• Nowhere other country in the world holds its own constitution in such high regard – it’s practically a sacred text. Elsewhere in the world, if the political system is broken then you build a better one. Most Americans simply couldn’t conceive of the idea of changing the system of government – it would be like chiselling extra commandments on the bottom of the ark of the covenant.
  • The whole system is designed to prevent strong leadership – America could never produce a Thatcher or a de Gaulle. Instead, it specialises in large blocks of undisciplined non-entities, all of whom are mostly out to get their share of the gravy train. So the only real way for change to happen is if the status quo becomes utterly unbearable – a good approach to string from crisis to crisis, rather than provide global leadership.

When you look at the rise and fall of various great powers, you can find something I call the ‘arrogance overlap’. It goes like this: At the start, you have the good times. That’s when everything is going right, so clearly people wouldn’t want to change the way the country works. Then, at the peak, people look at their institutions with pride – at how far they’ve carried the nation until it is the envy of all others. It’s only by the time that decline has seriously set in that people start to ask whether those wonderful institutions actually had a positive effect in the first place. Usually, people don’t look to reform until it’s much too late.

In Soviet Russia, rocket flies you

22/07/2011 § Leave a comment

Everyone knows that the Russians were first in space. But in terms of cinema, I was surprised to learn that there are actually very few Soviet sci-fi films. There are a couple of famous cases – Aelita, Solaris, Stalker – but there’s no real equivalent to the American B-Movie, a vast corpus of hokey-but-inventive films playing to the universal nerd. In fact, it wasn’t until three years after the launch of Sputnik that anyone in the USSR thought to make a single science fiction film

That film was The Call of the Heavens, and it’s something of a period piece. Our vision of space is dominated by beautiful people daring their way through existential perils. Soviet space is different. For one thing, this film was the first time I’d ever seen a space station made out of what appeared to be concrete.

Not only that, but every space ship, space station or ground control seems to be run by one of a closely-related family of heavy-jowled apparatchiks, all of whom look like W C Fields in need of a drink. The preferred uniform for space seems to be a khaki jacket with a smart space emblem on the breast pocket. No trip to Mars would be complete without a full wardrobe of these, plus space suits, plus some light-cas. Oh, and two spare radar stations, in case they should come in handy.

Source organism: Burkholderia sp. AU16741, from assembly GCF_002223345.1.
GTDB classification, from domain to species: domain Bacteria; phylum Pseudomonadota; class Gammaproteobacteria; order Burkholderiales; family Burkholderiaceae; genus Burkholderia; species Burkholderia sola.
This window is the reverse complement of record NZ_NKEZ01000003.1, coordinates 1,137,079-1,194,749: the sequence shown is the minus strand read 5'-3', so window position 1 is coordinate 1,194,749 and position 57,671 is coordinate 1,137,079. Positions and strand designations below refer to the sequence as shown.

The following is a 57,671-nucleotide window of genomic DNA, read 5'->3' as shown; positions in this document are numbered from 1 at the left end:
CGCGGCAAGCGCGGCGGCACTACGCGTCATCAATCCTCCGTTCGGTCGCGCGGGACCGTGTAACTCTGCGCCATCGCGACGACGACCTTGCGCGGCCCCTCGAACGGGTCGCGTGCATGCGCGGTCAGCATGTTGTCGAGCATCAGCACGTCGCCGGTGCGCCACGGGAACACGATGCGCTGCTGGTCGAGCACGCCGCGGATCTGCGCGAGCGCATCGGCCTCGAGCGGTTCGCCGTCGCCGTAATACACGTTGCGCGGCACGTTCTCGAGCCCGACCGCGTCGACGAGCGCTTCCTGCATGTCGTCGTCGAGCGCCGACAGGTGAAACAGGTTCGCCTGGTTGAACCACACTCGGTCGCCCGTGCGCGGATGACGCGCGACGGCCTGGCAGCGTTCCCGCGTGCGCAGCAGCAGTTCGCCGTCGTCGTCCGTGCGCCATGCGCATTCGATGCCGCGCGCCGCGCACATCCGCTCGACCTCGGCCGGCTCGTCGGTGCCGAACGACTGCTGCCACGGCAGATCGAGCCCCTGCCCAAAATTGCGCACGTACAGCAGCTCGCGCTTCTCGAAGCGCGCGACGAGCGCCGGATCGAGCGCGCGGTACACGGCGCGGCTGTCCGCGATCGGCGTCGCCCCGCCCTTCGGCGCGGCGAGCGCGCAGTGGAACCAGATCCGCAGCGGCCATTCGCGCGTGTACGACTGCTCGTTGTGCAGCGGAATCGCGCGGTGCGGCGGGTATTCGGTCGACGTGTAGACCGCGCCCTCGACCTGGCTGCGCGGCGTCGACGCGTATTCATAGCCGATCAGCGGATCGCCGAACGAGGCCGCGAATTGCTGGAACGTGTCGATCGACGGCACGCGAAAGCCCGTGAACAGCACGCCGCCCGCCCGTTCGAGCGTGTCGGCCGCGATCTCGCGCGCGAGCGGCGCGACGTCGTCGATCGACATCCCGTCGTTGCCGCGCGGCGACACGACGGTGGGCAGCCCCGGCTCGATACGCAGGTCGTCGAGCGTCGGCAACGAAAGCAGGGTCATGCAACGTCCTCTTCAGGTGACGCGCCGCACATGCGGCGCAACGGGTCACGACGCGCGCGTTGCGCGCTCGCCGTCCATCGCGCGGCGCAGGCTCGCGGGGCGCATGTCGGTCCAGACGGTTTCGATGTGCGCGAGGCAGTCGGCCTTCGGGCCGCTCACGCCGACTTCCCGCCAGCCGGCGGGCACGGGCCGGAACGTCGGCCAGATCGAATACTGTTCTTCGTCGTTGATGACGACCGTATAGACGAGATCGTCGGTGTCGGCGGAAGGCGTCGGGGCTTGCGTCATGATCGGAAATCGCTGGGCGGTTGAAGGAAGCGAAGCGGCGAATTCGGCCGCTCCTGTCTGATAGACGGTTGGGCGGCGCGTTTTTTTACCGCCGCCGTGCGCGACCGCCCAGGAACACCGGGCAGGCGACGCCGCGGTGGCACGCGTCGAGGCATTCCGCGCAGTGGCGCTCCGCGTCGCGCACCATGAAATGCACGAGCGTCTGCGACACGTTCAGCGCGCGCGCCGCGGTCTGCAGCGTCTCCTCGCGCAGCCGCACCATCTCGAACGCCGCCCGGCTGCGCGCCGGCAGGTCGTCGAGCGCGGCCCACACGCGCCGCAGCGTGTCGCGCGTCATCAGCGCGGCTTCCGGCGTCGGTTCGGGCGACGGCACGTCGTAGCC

Actually, I’m coming round to the Russian way of visiting space. This was the first space station I’ve ever seen that was able to provide its crew with a full set of crystalware for its dinners; and the Rodina is the first spacecraft I’ve seen set out with a full complement of table napkins. Any female readers might also be swayed by the fact the chief engineer looks exactly like Dominic West out of The Wire.

You can watch 15 very slow minutes of the film at http://russianfilm.blogspot.com/2008/09/heavens-call-1959.html. I recommend jumping forward to about 14:30, just in time to see the cadaverous Americans arrive for a simple space meal.

Words, words, words

14/07/2011 § Leave a comment

On the walk home today, I reflected on the word ‘paparazzi’. When you stop to think about it, it’s thoroughly implausible; the lexical equivalent of a rainforest butterfly.

This is a word that only turned 50 last year. It comes from the name of a character in Fellini’s film La Dolce Vita, where Paparazzo serves is a young photographer who spends his time energetically chasing after celebrities. There’s nothing strange about naming a character after their line of work; it’s rather more unusual to name the line of work after the character. A curious inversion of the restoration comedy trope that gives you characters like Lord Brute or Sir Tunbelly Clumsey.

Not only is it strange to name the job for the man, but to do so for a black and white Italian arthouse film? A deservedly famous one, true, with the beauty and philosophy of a renaissance masterwork; but still a film that fewer than one in a hundred modern citizens will have seen. Even at the time of its release, how many people do you think sat through three hours of Italian uncertainty?

And yet… Here we are. Paparazzi pressing at the window and stalking the stars. Magazines given flesh through paparazzi snaps. Teenagers with mobile phones taking ‘paps’ of one another. A subject so naturally shabby and Anglo-Saxon; and yet, in the canopy of our language, a flash of brilliant colour.